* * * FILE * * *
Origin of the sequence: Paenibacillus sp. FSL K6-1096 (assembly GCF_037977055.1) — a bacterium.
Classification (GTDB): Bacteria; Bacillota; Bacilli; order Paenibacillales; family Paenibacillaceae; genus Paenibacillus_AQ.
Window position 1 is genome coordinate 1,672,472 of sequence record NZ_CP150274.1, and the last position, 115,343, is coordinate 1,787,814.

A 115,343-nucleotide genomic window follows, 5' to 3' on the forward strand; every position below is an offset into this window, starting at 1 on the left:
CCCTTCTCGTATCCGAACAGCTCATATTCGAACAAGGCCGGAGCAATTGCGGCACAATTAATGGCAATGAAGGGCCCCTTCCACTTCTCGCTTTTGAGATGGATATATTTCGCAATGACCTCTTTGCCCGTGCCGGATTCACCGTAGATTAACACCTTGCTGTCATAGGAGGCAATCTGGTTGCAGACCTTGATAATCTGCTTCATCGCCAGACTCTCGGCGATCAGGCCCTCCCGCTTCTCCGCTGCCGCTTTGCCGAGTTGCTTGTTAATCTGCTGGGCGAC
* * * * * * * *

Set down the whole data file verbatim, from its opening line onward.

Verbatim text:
Origin of the sequence: Paenibacillus sp. FSL K6-1096 (assembly GCF_037977055.1) — a bacterium.
Classification (GTDB): Bacteria; Bacillota; Bacilli; order Paenibacillales; family Paenibacillaceae; genus Paenibacillus_AQ.
Window position 1 is genome coordinate 1,672,472 of sequence record NZ_CP150274.1, and the last position, 115,343, is coordinate 1,787,814.

A 115,343-nucleotide genomic window follows, 5' to 3' on the forward strand; every position below is an offset into this window, starting at 1 on the left:
CCCTTCTCGTATCCGAACAGCTCATATTCGAACAAGGCCGGAGCAATTGCGGCACAATTAATGGCAATGAAGGGCCCCTTCCACTTCTCGCTTTTGAGATGGATATATTTCGCAATGACCTCTTTGCCCGTGCCGGATTCACCGTAGATTAACACCTTGCTGTCATAGGAGGCAATCTGGTTGCAGACCTTGATAATCTGCTTCATCGCCAGACTCTCGGCGATCAGGCCCTCCCGCTTCTCCGCTGCCGCTTTGCCGAGTTGCTTGTTAATCTGCTGGGCGAC